Andrew Garve was one of several pseudonyms used by the journalist Paul Winterton for writing crime fiction. I have previously read and reviewed other books written as Garve and also as Roger Bax for this blog and found most of the titles I have tried so far to be interesting and entertaining. While I have several of his works on my TBR pile, this one interested me particularly as it draws heavily on Winterton’s own background working for newspapers as the story is set in the newsroom of the Morning Call newspaper.
We encounter our murderer, Edgar Jessop, near the start of the story as we learn a little of his background at the paper and come to understand what will drive him to murder. This is a seasoned journalist who has come to expect that if he works diligently, acts inoffensively and bides his time he will surely find himself promoted to a senior position. Instead he is passed over in favor of younger, greener journalists he has supervised and trained.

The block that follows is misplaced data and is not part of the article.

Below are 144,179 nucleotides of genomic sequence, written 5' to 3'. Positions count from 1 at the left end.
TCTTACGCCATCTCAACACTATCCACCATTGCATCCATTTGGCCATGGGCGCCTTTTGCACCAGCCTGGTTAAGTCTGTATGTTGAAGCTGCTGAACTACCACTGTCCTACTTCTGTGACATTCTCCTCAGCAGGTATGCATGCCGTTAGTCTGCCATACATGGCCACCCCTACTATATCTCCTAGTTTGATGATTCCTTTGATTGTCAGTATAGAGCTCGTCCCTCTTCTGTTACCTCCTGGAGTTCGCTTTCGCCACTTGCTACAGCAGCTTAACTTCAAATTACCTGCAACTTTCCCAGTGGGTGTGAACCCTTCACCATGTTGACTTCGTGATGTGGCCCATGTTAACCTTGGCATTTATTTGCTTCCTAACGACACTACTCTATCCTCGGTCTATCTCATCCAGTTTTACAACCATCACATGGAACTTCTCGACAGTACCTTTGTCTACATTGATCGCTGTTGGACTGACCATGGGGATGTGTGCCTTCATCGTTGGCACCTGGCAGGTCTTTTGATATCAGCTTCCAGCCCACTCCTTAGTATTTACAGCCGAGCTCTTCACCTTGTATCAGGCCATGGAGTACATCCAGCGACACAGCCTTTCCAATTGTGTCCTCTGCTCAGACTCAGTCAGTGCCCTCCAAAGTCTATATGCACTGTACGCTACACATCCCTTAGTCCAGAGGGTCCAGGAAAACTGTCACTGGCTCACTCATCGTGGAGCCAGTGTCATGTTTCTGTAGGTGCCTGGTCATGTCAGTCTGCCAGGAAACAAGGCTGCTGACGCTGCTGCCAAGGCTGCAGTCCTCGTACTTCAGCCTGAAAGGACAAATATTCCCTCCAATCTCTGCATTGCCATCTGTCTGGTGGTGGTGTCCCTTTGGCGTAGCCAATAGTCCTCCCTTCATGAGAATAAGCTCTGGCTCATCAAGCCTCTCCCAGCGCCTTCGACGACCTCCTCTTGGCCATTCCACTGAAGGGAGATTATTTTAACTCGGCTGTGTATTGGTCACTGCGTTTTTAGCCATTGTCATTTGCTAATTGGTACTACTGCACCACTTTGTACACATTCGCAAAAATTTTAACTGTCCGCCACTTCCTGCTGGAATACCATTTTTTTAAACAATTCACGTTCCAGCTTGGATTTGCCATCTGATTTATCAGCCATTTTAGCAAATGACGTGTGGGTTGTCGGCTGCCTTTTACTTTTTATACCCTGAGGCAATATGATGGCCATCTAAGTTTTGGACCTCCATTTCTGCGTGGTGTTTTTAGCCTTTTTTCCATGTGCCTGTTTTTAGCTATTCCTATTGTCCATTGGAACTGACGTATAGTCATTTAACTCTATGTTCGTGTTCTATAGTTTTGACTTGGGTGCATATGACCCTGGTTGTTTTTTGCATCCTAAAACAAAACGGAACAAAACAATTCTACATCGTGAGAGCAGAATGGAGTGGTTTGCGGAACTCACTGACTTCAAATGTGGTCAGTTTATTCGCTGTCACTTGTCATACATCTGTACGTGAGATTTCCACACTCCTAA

Insult is added to injury when, after meeting with the editor, he is informed that while he was recommended by his superior to take over as Foreign Editor, the paper has chosen to go with someone with more travel experience. Cardew, a man widely believed to be having an affair with the editor’s wife, will take the job while Jessop is to be sent on assignment to Malaya as the first stop on a tour of Southeast Asia to get some field experience. Insulted and concerned that his editor is shipping him off as a first step towards dismissal, the resentment in Jessop grows not only towards the editor but to several other senior journalists at the paper. After enduring a restless night, Jessop decides on a plan to take his revenge by eliminating those he holds responsible…